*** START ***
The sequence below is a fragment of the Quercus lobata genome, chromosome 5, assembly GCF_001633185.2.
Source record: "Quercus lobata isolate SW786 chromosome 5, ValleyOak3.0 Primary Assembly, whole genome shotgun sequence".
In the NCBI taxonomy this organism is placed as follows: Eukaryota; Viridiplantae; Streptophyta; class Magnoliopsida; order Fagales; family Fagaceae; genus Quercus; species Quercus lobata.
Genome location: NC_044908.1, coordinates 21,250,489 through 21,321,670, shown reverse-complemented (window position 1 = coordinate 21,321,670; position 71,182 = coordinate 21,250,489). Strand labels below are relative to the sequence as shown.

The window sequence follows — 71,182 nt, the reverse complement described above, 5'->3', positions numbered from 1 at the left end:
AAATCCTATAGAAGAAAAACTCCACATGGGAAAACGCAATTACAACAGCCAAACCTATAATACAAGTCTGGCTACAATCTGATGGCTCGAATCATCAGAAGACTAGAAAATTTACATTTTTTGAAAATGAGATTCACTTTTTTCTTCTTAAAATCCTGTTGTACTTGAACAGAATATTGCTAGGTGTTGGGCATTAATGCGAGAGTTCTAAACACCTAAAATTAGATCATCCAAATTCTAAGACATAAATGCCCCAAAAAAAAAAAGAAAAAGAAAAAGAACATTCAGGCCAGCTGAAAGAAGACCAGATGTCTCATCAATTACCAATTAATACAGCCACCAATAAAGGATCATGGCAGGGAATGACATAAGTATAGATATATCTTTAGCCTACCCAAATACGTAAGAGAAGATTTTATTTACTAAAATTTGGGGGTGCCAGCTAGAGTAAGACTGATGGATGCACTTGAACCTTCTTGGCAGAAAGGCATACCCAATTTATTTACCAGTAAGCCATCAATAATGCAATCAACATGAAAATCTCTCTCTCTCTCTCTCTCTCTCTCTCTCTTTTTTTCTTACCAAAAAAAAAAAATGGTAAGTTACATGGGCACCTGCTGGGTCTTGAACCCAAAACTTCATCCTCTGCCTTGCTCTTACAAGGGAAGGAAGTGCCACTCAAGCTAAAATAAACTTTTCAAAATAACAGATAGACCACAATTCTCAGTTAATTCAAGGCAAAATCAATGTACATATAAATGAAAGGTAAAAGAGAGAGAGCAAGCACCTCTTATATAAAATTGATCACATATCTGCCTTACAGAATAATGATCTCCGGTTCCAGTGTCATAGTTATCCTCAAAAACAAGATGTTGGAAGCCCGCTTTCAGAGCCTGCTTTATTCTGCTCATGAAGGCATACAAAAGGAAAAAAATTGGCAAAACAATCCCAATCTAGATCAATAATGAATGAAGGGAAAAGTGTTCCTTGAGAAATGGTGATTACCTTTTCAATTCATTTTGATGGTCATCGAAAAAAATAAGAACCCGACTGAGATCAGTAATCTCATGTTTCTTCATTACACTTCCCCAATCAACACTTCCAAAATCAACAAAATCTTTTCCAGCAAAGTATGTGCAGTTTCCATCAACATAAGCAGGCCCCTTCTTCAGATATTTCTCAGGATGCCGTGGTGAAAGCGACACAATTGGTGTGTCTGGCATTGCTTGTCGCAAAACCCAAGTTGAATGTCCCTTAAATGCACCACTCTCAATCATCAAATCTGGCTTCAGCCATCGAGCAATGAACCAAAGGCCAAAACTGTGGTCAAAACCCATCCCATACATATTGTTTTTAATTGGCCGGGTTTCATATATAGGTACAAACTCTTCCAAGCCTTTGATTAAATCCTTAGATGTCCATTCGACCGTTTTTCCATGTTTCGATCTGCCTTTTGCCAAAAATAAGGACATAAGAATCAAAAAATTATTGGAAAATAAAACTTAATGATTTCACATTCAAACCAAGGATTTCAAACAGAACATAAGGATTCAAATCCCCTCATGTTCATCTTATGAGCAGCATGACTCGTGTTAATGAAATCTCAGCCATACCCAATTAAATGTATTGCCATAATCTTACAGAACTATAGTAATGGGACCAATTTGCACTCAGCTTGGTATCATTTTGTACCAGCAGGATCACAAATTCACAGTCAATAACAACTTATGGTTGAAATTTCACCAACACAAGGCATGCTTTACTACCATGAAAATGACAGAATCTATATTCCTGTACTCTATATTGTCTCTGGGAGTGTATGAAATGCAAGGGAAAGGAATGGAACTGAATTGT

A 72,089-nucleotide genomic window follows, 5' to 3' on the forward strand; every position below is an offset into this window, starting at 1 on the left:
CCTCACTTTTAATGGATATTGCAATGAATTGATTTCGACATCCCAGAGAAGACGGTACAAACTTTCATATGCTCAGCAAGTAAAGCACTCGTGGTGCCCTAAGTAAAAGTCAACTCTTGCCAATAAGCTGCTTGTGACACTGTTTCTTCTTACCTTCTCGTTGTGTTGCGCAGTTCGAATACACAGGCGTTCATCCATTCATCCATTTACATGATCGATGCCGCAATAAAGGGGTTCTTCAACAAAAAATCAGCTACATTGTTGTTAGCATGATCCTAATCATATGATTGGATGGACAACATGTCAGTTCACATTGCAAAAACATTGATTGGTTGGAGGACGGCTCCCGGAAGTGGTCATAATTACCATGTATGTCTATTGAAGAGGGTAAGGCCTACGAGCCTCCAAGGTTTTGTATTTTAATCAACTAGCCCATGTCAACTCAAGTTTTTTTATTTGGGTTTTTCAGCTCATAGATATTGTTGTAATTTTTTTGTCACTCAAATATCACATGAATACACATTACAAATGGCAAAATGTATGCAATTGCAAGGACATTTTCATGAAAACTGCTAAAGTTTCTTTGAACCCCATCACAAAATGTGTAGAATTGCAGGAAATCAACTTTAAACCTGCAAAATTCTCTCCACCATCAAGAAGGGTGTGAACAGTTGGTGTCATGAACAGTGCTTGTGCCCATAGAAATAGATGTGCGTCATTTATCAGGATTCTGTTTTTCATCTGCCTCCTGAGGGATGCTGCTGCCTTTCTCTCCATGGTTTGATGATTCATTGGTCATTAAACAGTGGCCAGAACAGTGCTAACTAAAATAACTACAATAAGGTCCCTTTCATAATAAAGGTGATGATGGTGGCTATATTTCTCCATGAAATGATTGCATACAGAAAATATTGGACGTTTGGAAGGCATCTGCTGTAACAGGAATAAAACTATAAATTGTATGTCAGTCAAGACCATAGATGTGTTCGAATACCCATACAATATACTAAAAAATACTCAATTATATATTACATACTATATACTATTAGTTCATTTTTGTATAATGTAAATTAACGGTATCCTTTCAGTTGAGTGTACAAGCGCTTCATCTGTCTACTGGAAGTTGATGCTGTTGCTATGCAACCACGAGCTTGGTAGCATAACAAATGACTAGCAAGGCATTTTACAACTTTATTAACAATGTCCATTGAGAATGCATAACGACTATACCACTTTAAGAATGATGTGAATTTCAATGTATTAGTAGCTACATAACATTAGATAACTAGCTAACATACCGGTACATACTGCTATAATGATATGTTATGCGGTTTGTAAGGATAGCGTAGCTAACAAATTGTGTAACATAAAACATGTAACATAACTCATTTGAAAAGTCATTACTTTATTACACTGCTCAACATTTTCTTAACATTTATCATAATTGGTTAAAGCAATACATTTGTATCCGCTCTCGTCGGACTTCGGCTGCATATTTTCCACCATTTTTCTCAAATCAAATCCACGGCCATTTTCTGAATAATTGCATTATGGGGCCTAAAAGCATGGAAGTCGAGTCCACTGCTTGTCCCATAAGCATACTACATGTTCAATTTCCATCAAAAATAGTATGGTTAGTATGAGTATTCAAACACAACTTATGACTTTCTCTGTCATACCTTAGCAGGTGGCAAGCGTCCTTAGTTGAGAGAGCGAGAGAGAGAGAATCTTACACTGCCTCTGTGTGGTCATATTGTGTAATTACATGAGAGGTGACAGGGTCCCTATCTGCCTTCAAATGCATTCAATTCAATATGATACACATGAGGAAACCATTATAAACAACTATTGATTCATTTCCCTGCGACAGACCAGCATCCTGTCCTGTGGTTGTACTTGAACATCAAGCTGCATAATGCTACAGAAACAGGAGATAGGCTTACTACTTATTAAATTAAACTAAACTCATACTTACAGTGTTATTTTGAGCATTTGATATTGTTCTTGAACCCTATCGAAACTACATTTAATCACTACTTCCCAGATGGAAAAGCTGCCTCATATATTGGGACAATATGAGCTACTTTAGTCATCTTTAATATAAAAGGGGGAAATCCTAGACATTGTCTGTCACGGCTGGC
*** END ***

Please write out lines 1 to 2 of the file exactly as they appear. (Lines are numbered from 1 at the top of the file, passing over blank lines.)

The sequence below is a fragment of the Quercus lobata genome, chromosome 5, assembly GCF_001633185.2.
Source record: "Quercus lobata isolate SW786 chromosome 5, ValleyOak3.0 Primary Assembly, whole genome shotgun sequence".